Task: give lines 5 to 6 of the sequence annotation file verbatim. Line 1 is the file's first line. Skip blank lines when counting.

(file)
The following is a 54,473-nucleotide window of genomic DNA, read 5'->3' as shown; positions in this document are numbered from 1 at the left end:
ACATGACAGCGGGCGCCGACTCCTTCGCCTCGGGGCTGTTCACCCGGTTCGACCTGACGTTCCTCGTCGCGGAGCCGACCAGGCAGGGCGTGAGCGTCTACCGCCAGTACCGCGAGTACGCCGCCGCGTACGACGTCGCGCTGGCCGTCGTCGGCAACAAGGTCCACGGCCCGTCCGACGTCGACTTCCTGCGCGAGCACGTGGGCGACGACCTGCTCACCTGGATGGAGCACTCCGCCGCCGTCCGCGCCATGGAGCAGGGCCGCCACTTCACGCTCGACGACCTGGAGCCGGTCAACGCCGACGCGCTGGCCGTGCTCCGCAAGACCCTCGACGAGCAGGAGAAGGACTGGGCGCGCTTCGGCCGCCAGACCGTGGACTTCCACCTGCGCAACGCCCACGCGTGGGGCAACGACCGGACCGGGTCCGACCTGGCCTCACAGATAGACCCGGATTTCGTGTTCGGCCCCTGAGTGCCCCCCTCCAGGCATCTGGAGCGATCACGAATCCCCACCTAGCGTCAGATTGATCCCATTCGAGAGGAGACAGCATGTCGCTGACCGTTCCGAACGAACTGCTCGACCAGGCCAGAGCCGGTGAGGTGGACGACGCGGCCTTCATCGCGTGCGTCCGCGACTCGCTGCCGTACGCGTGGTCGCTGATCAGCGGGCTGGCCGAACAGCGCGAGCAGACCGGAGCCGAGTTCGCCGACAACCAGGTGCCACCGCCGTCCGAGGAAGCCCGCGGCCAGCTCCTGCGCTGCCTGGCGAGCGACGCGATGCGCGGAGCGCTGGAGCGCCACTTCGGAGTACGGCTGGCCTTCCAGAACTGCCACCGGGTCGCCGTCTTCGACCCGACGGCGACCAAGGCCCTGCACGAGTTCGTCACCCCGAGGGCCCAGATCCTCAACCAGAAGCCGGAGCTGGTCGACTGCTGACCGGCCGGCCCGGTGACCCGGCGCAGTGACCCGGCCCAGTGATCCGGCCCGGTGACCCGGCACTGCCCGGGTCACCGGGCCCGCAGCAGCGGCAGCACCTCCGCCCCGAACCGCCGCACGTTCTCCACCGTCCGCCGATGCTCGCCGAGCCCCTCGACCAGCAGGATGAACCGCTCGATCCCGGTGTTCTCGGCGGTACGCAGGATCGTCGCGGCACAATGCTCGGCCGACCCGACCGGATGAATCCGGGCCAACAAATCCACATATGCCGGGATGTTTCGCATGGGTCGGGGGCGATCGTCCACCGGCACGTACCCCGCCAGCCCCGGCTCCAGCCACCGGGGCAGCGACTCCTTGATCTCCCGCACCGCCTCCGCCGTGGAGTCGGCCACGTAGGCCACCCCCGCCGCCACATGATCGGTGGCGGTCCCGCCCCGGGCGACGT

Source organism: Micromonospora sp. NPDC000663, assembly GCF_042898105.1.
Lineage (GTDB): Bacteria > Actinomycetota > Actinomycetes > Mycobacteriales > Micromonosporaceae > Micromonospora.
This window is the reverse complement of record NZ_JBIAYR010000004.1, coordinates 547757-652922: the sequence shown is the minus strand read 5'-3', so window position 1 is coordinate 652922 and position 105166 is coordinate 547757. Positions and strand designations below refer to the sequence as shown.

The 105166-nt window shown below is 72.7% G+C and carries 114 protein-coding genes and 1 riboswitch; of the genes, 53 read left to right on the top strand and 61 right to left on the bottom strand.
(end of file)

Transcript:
This window is the reverse complement of record NZ_JBIAYR010000004.1, coordinates 547757-652922: the sequence shown is the minus strand read 5'-3', so window position 1 is coordinate 652922 and position 105166 is coordinate 547757. Positions and strand designations below refer to the sequence as shown.

The 105166-nt window shown below is 72.7% G+C and carries 114 protein-coding genes and 1 riboswitch; of the genes, 53 read left to right on the top strand and 61 right to left on the bottom strand.